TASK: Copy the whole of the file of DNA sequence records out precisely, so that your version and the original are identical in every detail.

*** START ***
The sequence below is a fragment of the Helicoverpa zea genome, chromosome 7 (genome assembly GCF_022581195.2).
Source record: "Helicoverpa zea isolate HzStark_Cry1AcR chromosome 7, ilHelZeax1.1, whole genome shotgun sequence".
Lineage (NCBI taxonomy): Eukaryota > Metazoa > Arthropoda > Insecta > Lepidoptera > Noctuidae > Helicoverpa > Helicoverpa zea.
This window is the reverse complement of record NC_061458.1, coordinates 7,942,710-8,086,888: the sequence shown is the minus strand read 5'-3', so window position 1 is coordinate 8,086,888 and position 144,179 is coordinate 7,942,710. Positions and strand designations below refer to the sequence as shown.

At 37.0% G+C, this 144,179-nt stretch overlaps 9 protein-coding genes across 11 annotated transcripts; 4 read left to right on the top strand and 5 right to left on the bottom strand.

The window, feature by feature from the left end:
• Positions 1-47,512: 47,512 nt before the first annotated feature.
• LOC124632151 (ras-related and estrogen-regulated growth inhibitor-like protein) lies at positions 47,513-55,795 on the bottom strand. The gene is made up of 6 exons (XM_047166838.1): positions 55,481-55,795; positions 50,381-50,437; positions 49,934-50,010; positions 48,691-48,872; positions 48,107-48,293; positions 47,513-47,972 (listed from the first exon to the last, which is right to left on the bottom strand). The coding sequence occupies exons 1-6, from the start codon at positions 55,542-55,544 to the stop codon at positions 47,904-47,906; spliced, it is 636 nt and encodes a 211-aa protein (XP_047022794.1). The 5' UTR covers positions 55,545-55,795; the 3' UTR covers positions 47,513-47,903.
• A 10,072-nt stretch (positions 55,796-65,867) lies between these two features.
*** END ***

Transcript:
The sequence below is a fragment of the Helicoverpa zea genome, chromosome 7 (genome assembly GCF_022581195.2).
Source record: "Helicoverpa zea isolate HzStark_Cry1AcR chromosome 7, ilHelZeax1.1, whole genome shotgun sequence".
Lineage (NCBI taxonomy): Eukaryota > Metazoa > Arthropoda > Insecta > Lepidoptera > Noctuidae > Helicoverpa > Helicoverpa zea.
This window is the reverse complement of record NC_061458.1, coordinates 7,942,710-8,086,888: the sequence shown is the minus strand read 5'-3', so window position 1 is coordinate 8,086,888 and position 144,179 is coordinate 7,942,710. Positions and strand designations below refer to the sequence as shown.

At 37.0% G+C, this 144,179-nt stretch overlaps 9 protein-coding genes across 11 annotated transcripts; 4 read left to right on the top strand and 5 right to left on the bottom strand.

The window, feature by feature from the left end:
• Positions 1-47,512: 47,512 nt before the first annotated feature.
• LOC124632151 (ras-related and estrogen-regulated growth inhibitor-like protein) lies at positions 47,513-55,795 on the bottom strand. The gene is made up of 6 exons (XM_047166838.1): positions 55,481-55,795; positions 50,381-50,437; positions 49,934-50,010; positions 48,691-48,872; positions 48,107-48,293; positions 47,513-47,972 (listed from the first exon to the last, which is right to left on the bottom strand). The coding sequence occupies exons 1-6, from the start codon at positions 55,542-55,544 to the stop codon at positions 47,904-47,906; spliced, it is 636 nt and encodes a 211-aa protein (XP_047022794.1). The 5' UTR covers positions 55,545-55,795; the 3' UTR covers positions 47,513-47,903.
• A 10,072-nt stretch (positions 55,796-65,867) lies between these two features.